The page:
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Is it time for a new pair of shoes?

Brainsport floor manager Colin Federow usually goes through two pairs of running shoes a year. Once, he went through five.

As one of Brainsport’s shoe-fitting experts, Federow knows how important it is to retire shoes once they reach the end of their useful lifespan. This week, he shares some of his shoe-related wisdom with the Brainsport Times.

Colin Federow at the Dublin City Marathon in 2000 — his first marathon.

Brainsport Times: What is the average lifespan of a running shoe?

Colin Federow: There are many factors that can affect how long a shoe will last. We typically say a shoe should last about one year with average use, or around 700 kilometres. The life of your shoes can be affected by your body weight, the amount and type of training you do, the surface you train on and your running technique. Just because one person might get a year out of a shoe doesn’t mean everyone will.

BT: How can someone tell if their running shoes need to be retired?

CF: There are a few visual indicators that shoes may be past their prime:

There are significant holes or tearing in the upper (the soft, mesh material that goes around the top of the foot).

The outsole (the hard rubber on the bottom that has grip) is bald or has been worn away.

The side of the midsole (the soft, squishy material between the upper and the outsole that provides the majority of the shock absorption) has deep furrows or creases.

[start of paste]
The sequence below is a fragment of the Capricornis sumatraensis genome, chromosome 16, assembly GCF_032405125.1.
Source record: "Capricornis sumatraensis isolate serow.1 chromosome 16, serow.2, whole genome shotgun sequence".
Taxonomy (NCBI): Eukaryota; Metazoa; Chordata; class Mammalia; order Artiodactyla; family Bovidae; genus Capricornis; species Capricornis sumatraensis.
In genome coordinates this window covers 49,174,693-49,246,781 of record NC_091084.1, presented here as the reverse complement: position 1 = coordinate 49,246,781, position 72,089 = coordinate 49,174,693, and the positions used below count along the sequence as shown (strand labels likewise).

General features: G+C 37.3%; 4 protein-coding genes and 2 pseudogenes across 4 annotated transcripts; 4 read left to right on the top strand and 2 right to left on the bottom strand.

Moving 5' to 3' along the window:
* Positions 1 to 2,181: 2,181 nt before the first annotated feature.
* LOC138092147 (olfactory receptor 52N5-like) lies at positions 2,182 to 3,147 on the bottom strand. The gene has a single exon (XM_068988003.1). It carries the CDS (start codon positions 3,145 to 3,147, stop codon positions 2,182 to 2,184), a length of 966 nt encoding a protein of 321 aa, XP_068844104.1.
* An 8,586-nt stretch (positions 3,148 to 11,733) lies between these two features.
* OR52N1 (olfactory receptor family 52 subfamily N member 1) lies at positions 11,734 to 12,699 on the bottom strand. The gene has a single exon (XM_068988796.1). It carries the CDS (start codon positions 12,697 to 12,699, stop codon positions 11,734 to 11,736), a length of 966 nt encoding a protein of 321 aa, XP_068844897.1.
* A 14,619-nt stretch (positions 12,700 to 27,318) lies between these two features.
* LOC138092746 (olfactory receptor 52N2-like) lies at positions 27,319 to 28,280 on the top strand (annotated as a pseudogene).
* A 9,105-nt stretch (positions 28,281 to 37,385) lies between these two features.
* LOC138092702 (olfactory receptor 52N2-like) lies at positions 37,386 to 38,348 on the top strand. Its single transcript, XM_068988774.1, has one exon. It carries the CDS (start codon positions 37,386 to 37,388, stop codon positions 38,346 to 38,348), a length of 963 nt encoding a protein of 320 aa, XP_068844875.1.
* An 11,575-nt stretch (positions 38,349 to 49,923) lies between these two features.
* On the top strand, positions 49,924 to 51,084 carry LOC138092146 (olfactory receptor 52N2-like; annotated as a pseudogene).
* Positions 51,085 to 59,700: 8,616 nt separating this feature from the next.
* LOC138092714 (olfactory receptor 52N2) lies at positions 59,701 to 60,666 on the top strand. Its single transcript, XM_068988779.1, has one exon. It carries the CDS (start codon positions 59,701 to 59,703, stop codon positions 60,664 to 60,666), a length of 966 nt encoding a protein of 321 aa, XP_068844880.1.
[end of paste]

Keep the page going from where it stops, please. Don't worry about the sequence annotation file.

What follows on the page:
Experiencing unusual aches and pains in your ankles, knees, and hips can also indicate that it may be time to replace your shoes.

Shoes can burn out overnight. One day you go out walking or running and the shoes feel as comfy as they always have. The next time you go out you might experience some weird aches and pains. If those feelings persist, I suggest you start thinking about the age of your shoes.

BT: What are the consequences if people use their shoes past their best-before dates?

CF: When shoes are past their useful life, people will often notice sore, tired feet. Their ankles, knees, and hips may begin to ache, and they may even have some discomfort in their lower back.

Shoes that no longer provide enough support and cushion can lead to unexpected injuries due to a lack of adequate shock absorption in the sole.

Worn-out shoes likely will also not provide adequate traction and may become slippery on certain surfaces.

BT: Is there anything people can do to extend the lifetime of their running shoes?

CF: If you run outside in the winter, try to remove salt residue (salt lines) as soon as possible because salt can degrade the shoe.

If your shoes get wet during a run, remove the insoles to help them dry and stuff them full of newspaper to help remove excess moisture.

It’s nice to give your shoes a break. If you run or walk in your shoes every day they will break down faster than if you use them every other day. Some people buy multiple pairs of shoes and alternate between them.

Running shoes should be used for running or walking. Using running shoes for activities other than running or walking may result in premature wear.


Colin Federow spent 20 years working in manufacturing and mining before obtaining his Bachelors in Kinesiology in 2017. He has been coaching marathon teams through Brainsport since 2007 and has helped more than 500 athletes reach their marathon-related goals. He is one of Brainsport’s shoe-fitting experts, organizes the store’s Brainsport Running Academy clinics and is the store’s medical liaison.